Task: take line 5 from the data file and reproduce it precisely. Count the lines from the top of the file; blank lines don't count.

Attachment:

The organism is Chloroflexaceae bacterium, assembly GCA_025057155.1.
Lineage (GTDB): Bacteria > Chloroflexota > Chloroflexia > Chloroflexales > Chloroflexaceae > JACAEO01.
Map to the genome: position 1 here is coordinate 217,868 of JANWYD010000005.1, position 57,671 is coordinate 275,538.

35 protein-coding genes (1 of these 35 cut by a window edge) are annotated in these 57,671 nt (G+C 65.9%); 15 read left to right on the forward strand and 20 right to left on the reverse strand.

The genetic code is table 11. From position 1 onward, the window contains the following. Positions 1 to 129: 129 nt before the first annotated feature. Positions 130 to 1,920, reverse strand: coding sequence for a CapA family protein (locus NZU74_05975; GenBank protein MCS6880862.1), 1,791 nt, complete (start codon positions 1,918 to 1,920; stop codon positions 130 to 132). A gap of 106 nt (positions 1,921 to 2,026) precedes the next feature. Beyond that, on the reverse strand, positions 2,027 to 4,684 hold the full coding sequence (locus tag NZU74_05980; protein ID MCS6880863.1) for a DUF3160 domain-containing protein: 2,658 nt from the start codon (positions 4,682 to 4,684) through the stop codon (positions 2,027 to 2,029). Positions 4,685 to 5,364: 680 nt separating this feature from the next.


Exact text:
The genetic code is table 11. From position 1 onward, the window contains the following. Positions 1 to 129: 129 nt before the first annotated feature. Positions 130 to 1,920, reverse strand: coding sequence for a CapA family protein (locus NZU74_05975; GenBank protein MCS6880862.1), 1,791 nt, complete (start codon positions 1,918 to 1,920; stop codon positions 130 to 132). A gap of 106 nt (positions 1,921 to 2,026) precedes the next feature. Beyond that, on the reverse strand, positions 2,027 to 4,684 hold the full coding sequence (locus tag NZU74_05980; protein ID MCS6880863.1) for a DUF3160 domain-containing protein: 2,658 nt from the start codon (positions 4,682 to 4,684) through the stop codon (positions 2,027 to 2,029). Positions 4,685 to 5,364: 680 nt separating this feature from the next.